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An RBC Small Business Poll reveals that Canadian small business owners are aware and concerned about cyber security, but fall short on preparedness in the face of cyber threats. Are you cyber ready?

A recent RBC Small Business Poll1 reveals that small businesses are mindful of cyber risks, but there are gaps in preparedness. See how businesses are approaching cyber security today.

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Small businesses are stepping up their cyber security efforts – but gap in preparedness remains: RBC poll

Nearly half of Canada’s small business owners anticipate becoming a victim of cybercrime in the next 12 months (vs 34% of general Canadian population).

But, four in ten admit they’re not knowledgeable about regulatory and legal requirements about cyber security in their industry.

“While large organizations are able to maintain robust cyber security protocols, many smaller businesses have difficulty implementing or maintaining cyber security practices, leaving them vulnerable to cyber-attacks.” Adam Evans, RBC Chief Information Security Officer, RBC

Owners across Canada perceive these to be the greatest threats to their business today:

  • Devices infected by a virus or malware
  • Falling victim to an online scam
  • Property damage

Cyber Security DIY: Most small business owners are taking cyber security into their own hands.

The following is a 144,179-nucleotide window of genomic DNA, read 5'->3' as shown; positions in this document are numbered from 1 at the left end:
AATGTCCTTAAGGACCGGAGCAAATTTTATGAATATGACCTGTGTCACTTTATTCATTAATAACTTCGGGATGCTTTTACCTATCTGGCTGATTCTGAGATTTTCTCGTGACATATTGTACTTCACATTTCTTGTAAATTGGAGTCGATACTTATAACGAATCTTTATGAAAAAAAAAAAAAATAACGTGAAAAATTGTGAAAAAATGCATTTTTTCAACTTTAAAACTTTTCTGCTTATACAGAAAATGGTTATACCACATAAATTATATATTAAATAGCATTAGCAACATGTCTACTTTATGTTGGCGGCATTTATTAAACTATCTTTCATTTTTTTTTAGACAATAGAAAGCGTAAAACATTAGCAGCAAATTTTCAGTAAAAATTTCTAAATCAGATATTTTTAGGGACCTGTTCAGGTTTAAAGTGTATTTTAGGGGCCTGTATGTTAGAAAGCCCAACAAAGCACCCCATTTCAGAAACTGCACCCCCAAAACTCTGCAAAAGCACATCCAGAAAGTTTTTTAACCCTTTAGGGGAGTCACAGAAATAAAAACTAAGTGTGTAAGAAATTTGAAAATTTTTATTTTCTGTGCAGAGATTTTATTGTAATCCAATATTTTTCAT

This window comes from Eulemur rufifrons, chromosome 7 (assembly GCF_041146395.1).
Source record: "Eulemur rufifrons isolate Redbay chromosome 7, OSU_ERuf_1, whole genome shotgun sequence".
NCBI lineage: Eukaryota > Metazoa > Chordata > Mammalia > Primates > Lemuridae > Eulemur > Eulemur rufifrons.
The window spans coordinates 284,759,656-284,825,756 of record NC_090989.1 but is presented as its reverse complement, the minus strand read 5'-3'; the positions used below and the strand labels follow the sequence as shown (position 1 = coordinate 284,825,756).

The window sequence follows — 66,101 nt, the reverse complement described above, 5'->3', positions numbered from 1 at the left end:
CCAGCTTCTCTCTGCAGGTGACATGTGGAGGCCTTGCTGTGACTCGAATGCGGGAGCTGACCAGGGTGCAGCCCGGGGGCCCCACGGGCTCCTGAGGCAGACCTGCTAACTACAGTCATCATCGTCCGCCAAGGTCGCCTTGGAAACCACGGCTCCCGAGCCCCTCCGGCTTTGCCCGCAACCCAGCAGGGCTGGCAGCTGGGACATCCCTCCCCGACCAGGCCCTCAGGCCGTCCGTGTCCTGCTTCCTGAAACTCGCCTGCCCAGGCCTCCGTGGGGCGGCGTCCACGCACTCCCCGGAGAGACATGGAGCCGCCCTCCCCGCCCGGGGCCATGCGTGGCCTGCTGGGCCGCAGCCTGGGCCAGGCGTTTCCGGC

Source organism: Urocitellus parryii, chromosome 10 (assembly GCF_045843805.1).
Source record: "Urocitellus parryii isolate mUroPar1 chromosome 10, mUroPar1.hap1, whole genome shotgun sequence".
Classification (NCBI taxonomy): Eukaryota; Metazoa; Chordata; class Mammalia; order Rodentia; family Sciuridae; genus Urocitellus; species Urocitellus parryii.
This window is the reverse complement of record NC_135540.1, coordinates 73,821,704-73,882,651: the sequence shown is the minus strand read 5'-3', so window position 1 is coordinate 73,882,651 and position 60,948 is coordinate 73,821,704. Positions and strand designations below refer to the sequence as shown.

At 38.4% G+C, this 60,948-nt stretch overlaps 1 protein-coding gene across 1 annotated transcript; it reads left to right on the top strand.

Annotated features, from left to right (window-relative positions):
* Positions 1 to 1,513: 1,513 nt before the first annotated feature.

• Handling cyber security risks themselves
  • Relying on in-house IT teams
  • Turning to outsourced IT consultants


Acknowledging that your business is at risk of cyber attacks is an important first step. Next comes preparing your business and mitigating the risk. This Fraud Awareness month, take time to focus on protection measures with these five steps.

To develop their cyber security mitigation and crisis management plans, small businesses can consider:

  1. Prioritizing measures including multi-factor authentication, mandatory employee training and limited authority to install software.
  2. Thinking through risks and creating a prioritized list of possible cyber events unique to the organization.
  3. Identifying key stakeholders and putting together a list of key contact information, both technical and non-technical persons in the event their services or contact is needed.
  4. Outlining an engagement procedure, which will guide the organization’s plan in response to a cyber event, detailing how events will be handled and communicated.
  5. Creating a communications template used to address impacted parties in the event of a cyber security incident.

    Download Template

Want some help managing your cyber security?

The RBC Cyber Security Awareness and Education Website has been designed to help small business owners and the community with the latest in cyber security insights, best practices, tips, and guidelines.

More resources & tips:

1 About the Survey The RBC 2021 Cyber Security Poll was conducted by Ipsos Canada from August 24-27, 2021. More than 3,000 surveys were completed online by Canadian adults, represented in six different regions (British Columbia, Alberta, Saskatchewan/Manitoba, Ontario, Quebec and Atlantic Canada). Representative sample results are weighted to reflect the Canadian population. The precision of Ipsos online polls is measured using a credibility interval. In this case, the poll is accurate to within ± 1.8 percentage points had all Canadian adults been polled. The credibility interval will be wider among subsets of the population represented. All sample surveys and polls may be subject to other sources of error, including, but not limited to, coverage error, and measurement error.